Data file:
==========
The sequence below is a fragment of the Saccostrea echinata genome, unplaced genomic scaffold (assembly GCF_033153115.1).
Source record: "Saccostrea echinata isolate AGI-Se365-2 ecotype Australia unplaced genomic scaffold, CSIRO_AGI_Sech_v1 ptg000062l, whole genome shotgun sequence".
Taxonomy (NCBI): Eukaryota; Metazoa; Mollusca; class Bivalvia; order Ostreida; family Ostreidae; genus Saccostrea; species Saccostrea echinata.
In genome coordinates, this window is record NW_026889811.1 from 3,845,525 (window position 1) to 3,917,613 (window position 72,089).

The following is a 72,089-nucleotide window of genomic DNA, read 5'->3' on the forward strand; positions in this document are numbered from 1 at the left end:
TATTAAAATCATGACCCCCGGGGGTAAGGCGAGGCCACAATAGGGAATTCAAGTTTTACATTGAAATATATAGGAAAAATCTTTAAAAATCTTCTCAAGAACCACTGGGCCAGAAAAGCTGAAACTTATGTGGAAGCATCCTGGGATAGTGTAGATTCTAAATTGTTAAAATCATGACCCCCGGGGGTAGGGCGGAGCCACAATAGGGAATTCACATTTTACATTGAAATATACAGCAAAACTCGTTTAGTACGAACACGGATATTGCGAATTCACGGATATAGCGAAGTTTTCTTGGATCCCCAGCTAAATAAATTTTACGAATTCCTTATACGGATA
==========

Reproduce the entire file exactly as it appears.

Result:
The sequence below is a fragment of the Saccostrea echinata genome, unplaced genomic scaffold (assembly GCF_033153115.1).
Source record: "Saccostrea echinata isolate AGI-Se365-2 ecotype Australia unplaced genomic scaffold, CSIRO_AGI_Sech_v1 ptg000062l, whole genome shotgun sequence".
Taxonomy (NCBI): Eukaryota; Metazoa; Mollusca; class Bivalvia; order Ostreida; family Ostreidae; genus Saccostrea; species Saccostrea echinata.
In genome coordinates, this window is record NW_026889811.1 from 3,845,525 (window position 1) to 3,917,613 (window position 72,089).

The following is a 72,089-nucleotide window of genomic DNA, read 5'->3' on the forward strand; positions in this document are numbered from 1 at the left end:
TATTAAAATCATGACCCCCGGGGGTAAGGCGAGGCCACAATAGGGAATTCAAGTTTTACATTGAAATATATAGGAAAAATCTTTAAAAATCTTCTCAAGAACCACTGGGCCAGAAAAGCTGAAACTTATGTGGAAGCATCCTGGGATAGTGTAGATTCTAAATTGTTAAAATCATGACCCCCGGGGGTAGGGCGGAGCCACAATAGGGAATTCACATTTTACATTGAAATATACAGCAAAACTCGTTTAGTACGAACACGGATATTGCGAATTCACGGATATAGCGAAGTTTTCTTGGATCCCCAGCTAAATAAATTTTACGAATTCCTTATACGGATA